I thought maybe I'd try the Setzer sigs, but after discussion we hit upon the Paul Yandell Duo-Tron at the bridge and ... I'm not sure what I have at the neck.

Black, single row of big fat slug polepieces. On the back it says "SpectraSonic Standard Neck," but isn't a SpectraSonic a guitar, not a pickup? This is my fault - Tom told me what pickup it is during our conversation, but by the time I got the package I'd forgotten. And I haven't been able to find its like on his website. So. Mystery TV Jones pickup.

Anyway, self-evidently a single at the neck and a double at the bridge.


Only I didn't put them in as soon as I got the guitar. Thought I'd try the stockers first, and who wants to tear apart a perfectly good guitar as soon as it comes in the door, without even playing it?

I did play it - in constant rotation for many months. Whatever else I had out, the 5655 was always close at hand. I was enjoying it, but there's always a honeymoon, right? You gotta get through that to know where you really are. Sure, the guitar was good - but where did it stack up against all the other options? It takes time to figure that out.

During this long period of adjustment, its only live outing was at last year's Hoosier Daddy Roundup, where I didn't seem able to get what I needed from the stock pickups. Maybe I needed to optimize amp and pedal settings (something there's never time for at a Roundup).

Also, I'd put 11s on it in place of the stock 10s - knowing better but still failing to open the slots up a little) - so, no surprise, the nut was grabby. Also, some pinging and creaking at the bridge; maybe to be expected with an Adjusta-matic that close to a tension-bar Bigsby.

Also. My gawd is this even a SPRING in the Bigsby, or is it a solid tube of steel? Pretty stiff!


So Rosa was going to need some tuning for the track. And this thread is about the process of getting "her" (OK, I don't generally feminize my guitars - or gender them in any way - but "Rosa," right?) dialed in.

2

Man, that was a long read, and I appreciate your hanging in there. But it gets all the explanatory minutiae out of the way, so we can get on with the show-n-tell almost-wordless workshop.

(I know, y'all don't appreciate the long wind now, but eons hence, when the GDP is discovered as a resource providing insight into the strange subculture of the Electric Guitar Enthusiast, anthropologists are gonna LOVE me.)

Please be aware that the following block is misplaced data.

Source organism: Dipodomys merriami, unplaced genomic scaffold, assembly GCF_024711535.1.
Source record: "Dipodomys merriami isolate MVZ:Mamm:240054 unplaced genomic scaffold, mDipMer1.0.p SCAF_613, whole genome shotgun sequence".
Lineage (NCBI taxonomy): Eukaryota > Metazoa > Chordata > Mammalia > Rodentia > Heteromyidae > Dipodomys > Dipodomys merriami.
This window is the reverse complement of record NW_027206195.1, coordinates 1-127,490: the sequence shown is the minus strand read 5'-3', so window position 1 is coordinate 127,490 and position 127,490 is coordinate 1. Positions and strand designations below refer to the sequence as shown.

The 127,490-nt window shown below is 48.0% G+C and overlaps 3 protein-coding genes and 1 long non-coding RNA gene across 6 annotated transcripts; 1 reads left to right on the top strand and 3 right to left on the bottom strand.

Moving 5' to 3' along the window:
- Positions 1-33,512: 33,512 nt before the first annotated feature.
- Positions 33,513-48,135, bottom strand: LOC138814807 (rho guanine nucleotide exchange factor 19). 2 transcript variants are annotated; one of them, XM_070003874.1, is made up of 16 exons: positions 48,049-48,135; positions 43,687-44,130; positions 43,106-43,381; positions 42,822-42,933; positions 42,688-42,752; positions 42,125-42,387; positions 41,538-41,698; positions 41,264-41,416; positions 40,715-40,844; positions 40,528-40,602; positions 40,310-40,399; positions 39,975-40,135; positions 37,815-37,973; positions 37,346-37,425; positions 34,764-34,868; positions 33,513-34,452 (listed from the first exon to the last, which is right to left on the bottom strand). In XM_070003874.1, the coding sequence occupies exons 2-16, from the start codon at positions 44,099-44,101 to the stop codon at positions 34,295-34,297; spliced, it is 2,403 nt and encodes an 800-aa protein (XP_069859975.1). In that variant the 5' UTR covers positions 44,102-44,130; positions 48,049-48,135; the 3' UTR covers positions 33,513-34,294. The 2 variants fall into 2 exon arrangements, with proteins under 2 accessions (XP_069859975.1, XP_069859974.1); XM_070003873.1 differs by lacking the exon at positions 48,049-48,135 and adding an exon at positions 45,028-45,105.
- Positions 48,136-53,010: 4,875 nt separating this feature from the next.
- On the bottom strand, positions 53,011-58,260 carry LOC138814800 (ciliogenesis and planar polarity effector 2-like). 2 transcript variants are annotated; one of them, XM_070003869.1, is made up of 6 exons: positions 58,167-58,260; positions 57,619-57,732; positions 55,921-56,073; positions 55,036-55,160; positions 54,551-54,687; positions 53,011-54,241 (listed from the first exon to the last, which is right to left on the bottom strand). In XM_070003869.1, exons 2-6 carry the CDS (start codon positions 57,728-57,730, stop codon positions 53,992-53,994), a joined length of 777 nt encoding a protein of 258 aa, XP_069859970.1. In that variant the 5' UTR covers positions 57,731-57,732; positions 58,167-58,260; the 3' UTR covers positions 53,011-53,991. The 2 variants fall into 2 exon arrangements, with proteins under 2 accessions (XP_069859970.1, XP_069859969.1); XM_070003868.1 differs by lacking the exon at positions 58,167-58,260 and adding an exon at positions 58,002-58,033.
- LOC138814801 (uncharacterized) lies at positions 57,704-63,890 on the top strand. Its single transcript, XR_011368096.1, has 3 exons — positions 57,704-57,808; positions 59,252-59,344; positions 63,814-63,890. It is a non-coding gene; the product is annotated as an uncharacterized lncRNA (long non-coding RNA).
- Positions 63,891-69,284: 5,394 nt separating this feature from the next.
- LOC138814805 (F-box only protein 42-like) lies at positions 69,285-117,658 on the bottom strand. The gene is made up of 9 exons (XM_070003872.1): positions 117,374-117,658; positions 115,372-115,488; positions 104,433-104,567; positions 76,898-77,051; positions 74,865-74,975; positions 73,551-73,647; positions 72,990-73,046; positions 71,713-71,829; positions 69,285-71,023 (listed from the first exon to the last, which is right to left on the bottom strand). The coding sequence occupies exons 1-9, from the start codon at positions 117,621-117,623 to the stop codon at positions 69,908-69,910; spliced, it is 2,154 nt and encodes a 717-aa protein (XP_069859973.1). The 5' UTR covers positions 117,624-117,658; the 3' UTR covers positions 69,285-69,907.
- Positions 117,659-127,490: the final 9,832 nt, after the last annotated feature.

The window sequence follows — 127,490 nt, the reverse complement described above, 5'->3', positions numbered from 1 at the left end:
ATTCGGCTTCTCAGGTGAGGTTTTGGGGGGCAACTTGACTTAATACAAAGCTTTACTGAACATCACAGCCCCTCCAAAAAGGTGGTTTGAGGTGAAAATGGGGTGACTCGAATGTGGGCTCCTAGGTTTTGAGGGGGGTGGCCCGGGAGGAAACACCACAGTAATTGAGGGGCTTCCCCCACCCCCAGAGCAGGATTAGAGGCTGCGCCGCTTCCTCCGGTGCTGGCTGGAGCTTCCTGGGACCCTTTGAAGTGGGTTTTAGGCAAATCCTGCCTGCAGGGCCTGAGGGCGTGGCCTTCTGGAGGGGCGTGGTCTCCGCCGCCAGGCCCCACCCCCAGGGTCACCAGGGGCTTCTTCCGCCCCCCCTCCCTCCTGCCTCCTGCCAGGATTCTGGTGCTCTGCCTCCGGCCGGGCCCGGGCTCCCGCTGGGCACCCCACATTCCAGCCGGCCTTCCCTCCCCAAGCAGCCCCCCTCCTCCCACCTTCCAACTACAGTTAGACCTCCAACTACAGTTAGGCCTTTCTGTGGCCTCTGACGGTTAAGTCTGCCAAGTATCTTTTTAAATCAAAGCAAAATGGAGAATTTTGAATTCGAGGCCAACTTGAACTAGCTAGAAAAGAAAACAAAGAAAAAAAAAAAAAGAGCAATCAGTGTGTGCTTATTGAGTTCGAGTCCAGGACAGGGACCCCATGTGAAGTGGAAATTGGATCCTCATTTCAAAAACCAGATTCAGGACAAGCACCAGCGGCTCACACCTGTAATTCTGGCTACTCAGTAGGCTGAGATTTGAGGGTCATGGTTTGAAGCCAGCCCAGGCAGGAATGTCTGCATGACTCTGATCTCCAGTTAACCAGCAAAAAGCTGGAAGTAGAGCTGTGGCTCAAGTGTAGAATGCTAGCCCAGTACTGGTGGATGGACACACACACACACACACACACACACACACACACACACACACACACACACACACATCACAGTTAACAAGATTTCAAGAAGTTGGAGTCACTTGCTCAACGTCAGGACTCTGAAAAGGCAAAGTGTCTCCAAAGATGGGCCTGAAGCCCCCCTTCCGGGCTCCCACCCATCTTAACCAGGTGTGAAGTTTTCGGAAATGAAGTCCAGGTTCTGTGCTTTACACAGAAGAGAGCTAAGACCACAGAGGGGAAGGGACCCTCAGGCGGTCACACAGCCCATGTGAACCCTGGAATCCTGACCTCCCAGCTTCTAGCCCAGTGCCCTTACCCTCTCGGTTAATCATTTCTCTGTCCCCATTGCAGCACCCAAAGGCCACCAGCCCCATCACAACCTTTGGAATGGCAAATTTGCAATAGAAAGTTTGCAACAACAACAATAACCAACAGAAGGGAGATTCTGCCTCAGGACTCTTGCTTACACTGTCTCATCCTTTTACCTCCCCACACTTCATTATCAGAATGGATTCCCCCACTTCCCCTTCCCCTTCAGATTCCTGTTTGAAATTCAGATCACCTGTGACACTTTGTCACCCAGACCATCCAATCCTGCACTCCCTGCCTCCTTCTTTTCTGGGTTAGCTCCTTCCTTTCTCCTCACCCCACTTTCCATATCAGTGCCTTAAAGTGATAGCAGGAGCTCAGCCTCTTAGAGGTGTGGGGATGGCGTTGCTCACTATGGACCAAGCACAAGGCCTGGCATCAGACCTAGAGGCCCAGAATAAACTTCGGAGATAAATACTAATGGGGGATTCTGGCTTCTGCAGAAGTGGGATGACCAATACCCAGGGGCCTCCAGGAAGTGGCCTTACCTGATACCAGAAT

That was also a sub-average bog-standard fuzzy-rez picture in the first post. Here's a slightly more glamorous shot of Rosa reclining on the peacock divan.

3

Baby got back. I have a hard time photographing it, but the back is quite shapely in its archness.

4

Closer.

(Bax, man, the picture rules are killin' us. One pic per post is painful. The inability to size images to take any advantage of their actual resolution is worse. Can we maybe get 3, or 5, images per post? And maybe specify full width of the frame, or more options than the one we have now?

It's really tedious to upload everything to a hosting site and then link in manually, but that's what it takes to post anything that respects the time and effort we put into photography. (Suck as I do.)

5

Installing the Pickups

I'd put the guitar away after wearing through the honeymoon. Then, a couple months ago I saw the new TV Jones pickups doing the backstroke in their boxes on my desk and figured it was time to install them.

I can solder, and I've fished controls out of enclosed Gretschs through the pickup holes, though both are jobs that come on my Fun List somewhere around scraping paint and stuffing hot pokers up my nose.

So I was glad when I removed the stock pickups and saw they were connected via quick-connect sockets, which would save me both tasks. Sure was easy to disconnect the stock pups.

Then I was sad when I couldn't source the mating connectors to fasten to TV's pickup wires. Such a good idea - universal pickup connectors. So meagrely implemented. Maybe Gretsch and TV (for a beginning) could decide on a standard, and always ship pickups ready to connect?

For the record, here's what the connector looks like.

6

I confess to not trying hard enough, but I did reach out to a couple of sources to find the mating connectors. When a few days went by with no result - and the guitar was laying on the bench with its guts spilled - I decided to meatball ahead.

(A view into the business end of the connector on the wiring harness.)

7

And a detail shot of the other side, where the wires from the harness are crimped to the individual connectors.

8

I was anxious to just hear how the new pickups would sound, and cast about for an appropriate temporary approach.

I could, I suppose, have cut the connectors off the stock pickups, tried to fish the individual leads out, pry them open, and then crimp or solder them onto TV's leads.

But, 1: old clumsy fingers, never exactly the right tool, and was it going to work? I've had too much experience to have much faith. Also, 2: I wanted to preserve the connectors on the stock pickups in case I'd ever want to undo what I was about to do-do. I'll usually jump through a hoop or two to avoid making permanent changes if I don't have to. I'll jump off the cliff (yes, this is a very small cliff) if necessary, but I like having an escape route.

My solution? Tin the ends of TV's pickup leads and try to stuff them down beside the clips on the backside of the connectors. Figured it would at least hang together long enough to assemble the guitar and hear it.

Behold: wires stuffed.

9